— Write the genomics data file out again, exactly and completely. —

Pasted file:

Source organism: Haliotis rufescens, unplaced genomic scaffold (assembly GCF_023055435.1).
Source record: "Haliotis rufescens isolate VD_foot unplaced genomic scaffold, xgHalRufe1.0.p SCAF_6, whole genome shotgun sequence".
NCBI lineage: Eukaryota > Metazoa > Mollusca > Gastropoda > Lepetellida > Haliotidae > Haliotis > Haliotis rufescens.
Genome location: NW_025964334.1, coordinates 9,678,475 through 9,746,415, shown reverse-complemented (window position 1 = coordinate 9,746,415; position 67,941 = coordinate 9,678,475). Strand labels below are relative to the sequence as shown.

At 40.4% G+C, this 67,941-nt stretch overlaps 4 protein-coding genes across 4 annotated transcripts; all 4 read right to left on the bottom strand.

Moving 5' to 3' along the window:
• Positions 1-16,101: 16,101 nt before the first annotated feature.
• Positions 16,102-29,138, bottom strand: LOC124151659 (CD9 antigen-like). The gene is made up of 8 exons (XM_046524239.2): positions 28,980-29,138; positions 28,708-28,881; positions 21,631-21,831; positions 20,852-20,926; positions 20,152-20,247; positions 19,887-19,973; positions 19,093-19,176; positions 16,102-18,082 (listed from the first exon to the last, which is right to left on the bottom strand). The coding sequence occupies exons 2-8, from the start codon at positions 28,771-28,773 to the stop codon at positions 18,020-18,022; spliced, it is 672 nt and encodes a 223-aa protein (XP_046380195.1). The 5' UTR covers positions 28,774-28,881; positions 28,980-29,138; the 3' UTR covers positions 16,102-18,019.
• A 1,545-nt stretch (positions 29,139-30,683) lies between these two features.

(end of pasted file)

Source organism: Haliotis rufescens, unplaced genomic scaffold (assembly GCF_023055435.1).
Source record: "Haliotis rufescens isolate VD_foot unplaced genomic scaffold, xgHalRufe1.0.p SCAF_6, whole genome shotgun sequence".
NCBI lineage: Eukaryota > Metazoa > Mollusca > Gastropoda > Lepetellida > Haliotidae > Haliotis > Haliotis rufescens.
Genome location: NW_025964334.1, coordinates 9,678,475 through 9,746,415, shown reverse-complemented (window position 1 = coordinate 9,746,415; position 67,941 = coordinate 9,678,475). Strand labels below are relative to the sequence as shown.

At 40.4% G+C, this 67,941-nt stretch overlaps 4 protein-coding genes across 4 annotated transcripts; all 4 read right to left on the bottom strand.

Moving 5' to 3' along the window:
• Positions 1-16,101: 16,101 nt before the first annotated feature.
• Positions 16,102-29,138, bottom strand: LOC124151659 (CD9 antigen-like). The gene is made up of 8 exons (XM_046524239.2): positions 28,980-29,138; positions 28,708-28,881; positions 21,631-21,831; positions 20,852-20,926; positions 20,152-20,247; positions 19,887-19,973; positions 19,093-19,176; positions 16,102-18,082 (listed from the first exon to the last, which is right to left on the bottom strand). The coding sequence occupies exons 2-8, from the start codon at positions 28,771-28,773 to the stop codon at positions 18,020-18,022; spliced, it is 672 nt and encodes a 223-aa protein (XP_046380195.1). The 5' UTR covers positions 28,774-28,881; positions 28,980-29,138; the 3' UTR covers positions 16,102-18,019.
• A 1,545-nt stretch (positions 29,139-30,683) lies between these two features.